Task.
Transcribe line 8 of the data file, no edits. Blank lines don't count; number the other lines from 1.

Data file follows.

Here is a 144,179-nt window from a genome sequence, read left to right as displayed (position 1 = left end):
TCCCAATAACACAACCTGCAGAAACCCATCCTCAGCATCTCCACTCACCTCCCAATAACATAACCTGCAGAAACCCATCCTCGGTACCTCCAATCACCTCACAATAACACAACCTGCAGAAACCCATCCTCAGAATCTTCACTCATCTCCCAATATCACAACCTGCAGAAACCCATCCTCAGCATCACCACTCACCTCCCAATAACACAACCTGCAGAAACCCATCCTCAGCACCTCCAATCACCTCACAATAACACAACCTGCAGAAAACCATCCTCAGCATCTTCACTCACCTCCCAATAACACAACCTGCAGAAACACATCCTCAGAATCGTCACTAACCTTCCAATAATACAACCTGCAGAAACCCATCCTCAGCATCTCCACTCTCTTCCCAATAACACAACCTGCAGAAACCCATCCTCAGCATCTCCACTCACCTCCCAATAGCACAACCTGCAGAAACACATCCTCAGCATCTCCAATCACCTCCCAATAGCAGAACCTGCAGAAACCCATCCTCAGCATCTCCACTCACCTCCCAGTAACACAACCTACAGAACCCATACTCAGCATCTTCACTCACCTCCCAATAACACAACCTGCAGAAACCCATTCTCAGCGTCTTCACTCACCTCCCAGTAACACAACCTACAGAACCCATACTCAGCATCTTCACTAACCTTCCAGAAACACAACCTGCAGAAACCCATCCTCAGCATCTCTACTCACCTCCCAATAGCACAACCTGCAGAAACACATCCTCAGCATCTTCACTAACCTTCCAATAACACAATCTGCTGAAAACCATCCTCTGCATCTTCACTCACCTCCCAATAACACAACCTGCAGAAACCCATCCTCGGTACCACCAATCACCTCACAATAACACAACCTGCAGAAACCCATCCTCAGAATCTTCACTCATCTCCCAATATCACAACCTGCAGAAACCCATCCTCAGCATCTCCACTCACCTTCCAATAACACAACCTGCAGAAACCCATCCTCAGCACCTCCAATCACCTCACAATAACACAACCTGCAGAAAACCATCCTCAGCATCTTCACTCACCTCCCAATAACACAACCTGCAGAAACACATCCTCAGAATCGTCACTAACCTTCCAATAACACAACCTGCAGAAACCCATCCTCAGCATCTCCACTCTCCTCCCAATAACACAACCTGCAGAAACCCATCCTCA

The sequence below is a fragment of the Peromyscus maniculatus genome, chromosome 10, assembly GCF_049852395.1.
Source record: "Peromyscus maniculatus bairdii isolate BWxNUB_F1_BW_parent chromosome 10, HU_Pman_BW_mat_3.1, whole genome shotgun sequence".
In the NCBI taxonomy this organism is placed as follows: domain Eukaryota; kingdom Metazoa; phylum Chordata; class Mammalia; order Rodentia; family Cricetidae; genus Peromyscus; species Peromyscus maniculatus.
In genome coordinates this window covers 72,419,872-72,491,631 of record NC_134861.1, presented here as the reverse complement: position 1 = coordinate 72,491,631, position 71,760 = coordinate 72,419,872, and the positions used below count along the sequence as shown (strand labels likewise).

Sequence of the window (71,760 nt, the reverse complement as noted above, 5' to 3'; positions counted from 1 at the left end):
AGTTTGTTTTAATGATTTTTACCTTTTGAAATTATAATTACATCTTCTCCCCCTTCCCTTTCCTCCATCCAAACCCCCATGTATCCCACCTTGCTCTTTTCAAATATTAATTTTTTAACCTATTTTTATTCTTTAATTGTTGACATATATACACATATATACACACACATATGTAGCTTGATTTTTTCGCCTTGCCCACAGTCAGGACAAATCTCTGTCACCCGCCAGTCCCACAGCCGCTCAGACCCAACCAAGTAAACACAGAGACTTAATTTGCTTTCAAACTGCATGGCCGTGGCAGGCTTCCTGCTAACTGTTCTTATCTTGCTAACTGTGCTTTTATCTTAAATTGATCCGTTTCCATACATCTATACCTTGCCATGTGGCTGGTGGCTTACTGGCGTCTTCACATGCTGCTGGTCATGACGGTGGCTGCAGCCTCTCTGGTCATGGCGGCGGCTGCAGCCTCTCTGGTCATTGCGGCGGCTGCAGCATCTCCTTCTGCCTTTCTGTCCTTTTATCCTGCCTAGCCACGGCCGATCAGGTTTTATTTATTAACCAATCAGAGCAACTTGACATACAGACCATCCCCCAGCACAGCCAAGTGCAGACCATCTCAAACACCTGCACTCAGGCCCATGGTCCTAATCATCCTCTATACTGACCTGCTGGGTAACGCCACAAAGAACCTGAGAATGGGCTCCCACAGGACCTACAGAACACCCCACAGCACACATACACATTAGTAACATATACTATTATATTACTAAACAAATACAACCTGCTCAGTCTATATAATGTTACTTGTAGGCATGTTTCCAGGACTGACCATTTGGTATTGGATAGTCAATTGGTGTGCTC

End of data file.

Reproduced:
AGTTTGTTTTAATGATTTTTACCTTTTGAAATTATAATTACATCTTCTCCCCCTTCCCTTTCCTCCATCCAAACCCCCATGTATCCCACCTTGCTCTTTTCAAATATTAATTTTTTAACCTATTTTTATTCTTTAATTGTTGACATATATACACATATATACACACACATATGTAGCTTGATTTTTTCGCCTTGCCCACAGTCAGGACAAATCTCTGTCACCCGCCAGTCCCACAGCCGCTCAGACCCAACCAAGTAAACACAGAGACTTAATTTGCTTTCAAACTGCATGGCCGTGGCAGGCTTCCTGCTAACTGTTCTTATCTTGCTAACTGTGCTTTTATCTTAAATTGATCCGTTTCCATACATCTATACCTTGCCATGTGGCTGGTGGCTTACTGGCGTCTTCACATGCTGCTGGTCATGACGGTGGCTGCAGCCTCTCTGGTCATGGCGGCGGCTGCAGCCTCTCTGGTCATTGCGGCGGCTGCAGCATCTCCTTCTGCCTTTCTGTCCTTTTATCCTGCCTAGCCACGGCCGATCAGGTTTTATTTATTAACCAATCAGAGCAACTTGACATACAGACCATCCCCCAGCACAGCCAAGTGCAGACCATCTCAAACACCTGCACTCAGGCCCATGGTCCTAATCATCCTCTATACTGACCTGCTGGGTAACGCCACAAAGAACCTGAGAATGGGCTCCCACAGGACCTACAGAACACCCCACAGCACACATACACATTAGTAACATATACTATTATATTACTAAACAAATACAACCTGCTCAGTCTATATAATGTTACTTGTAGGCATGTTTCCAGGACTGACCATTTGGTATTGGATAGTCAATTGGTGTGCTC